If all goes as planned, final product verification testing confirms that your product is in spec and life is good. But what happens if your product doesn’t hit the intended specifications?
Whether you’re producing wood pellets for domestic heating markets, export heating markets or overseas power companies, you’re likely manufacturing with the intent of hitting certain quality criteria. Monitored parameters often include moisture, ash and calorific value, as well as potentially numerous chemical and physical properties. If all goes as planned, final product verification testing confirms that your product is in spec and life is good. But what happens if your product doesn’t hit the intended specifications? Failure to hit the intended quality criteria can result in a variety of issues ranging from unhappy customers to product rejection. When test parameters fall out of spec, it usually results in a significant investigation to identify the source of the problem and bring the product back to spec. Over the years, I have been involved in seemingly countless off-spec product investigations and thought a good topic for this column would be to share what we have found to be common causes of off-spec product.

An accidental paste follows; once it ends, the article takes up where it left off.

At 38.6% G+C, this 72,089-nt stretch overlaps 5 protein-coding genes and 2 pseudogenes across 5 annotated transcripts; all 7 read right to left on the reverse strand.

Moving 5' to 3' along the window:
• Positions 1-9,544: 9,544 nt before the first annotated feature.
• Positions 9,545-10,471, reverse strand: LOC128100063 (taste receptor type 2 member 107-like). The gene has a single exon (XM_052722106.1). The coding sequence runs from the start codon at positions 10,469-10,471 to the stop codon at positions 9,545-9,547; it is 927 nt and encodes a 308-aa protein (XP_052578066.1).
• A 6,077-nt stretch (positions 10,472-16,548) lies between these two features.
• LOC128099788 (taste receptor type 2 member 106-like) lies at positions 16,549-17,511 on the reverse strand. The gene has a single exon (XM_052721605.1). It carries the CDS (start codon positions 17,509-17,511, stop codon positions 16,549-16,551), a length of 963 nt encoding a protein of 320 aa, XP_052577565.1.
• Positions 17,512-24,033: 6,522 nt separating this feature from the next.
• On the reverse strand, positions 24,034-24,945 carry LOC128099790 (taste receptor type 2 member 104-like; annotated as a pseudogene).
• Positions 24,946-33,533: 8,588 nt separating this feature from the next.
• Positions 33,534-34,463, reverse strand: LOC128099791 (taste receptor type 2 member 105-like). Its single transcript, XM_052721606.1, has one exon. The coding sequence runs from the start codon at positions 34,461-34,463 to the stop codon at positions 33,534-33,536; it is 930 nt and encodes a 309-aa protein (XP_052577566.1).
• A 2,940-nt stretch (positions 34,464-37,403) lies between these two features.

I’ll start with moisture content (MC). For most certification schemes and contracts, the requirement for moisture is high enough that wood pellet producers rarely fail the actual MC criteria. However, MC affects several other parameters—most notably, calorific value, bulk density and durability. Most problems occur when moisture gets too high, but other problems can occur if moisture is too low. The best approach is to identify a MC that works for your production situation, and then try to stay as close to that MC as possible (plus or minus 1 percent from your target generally means you have a good level of control). It is also important to identify a not-to-exceed upper limit for your MC. This is often driven by a minimum calorific value requirement or possibly a minimum bulk density requirement. If you have a minimum calorific value limit and some historical data on your product, you can calculate the upper limit of moisture that would put you below the calorific value limit.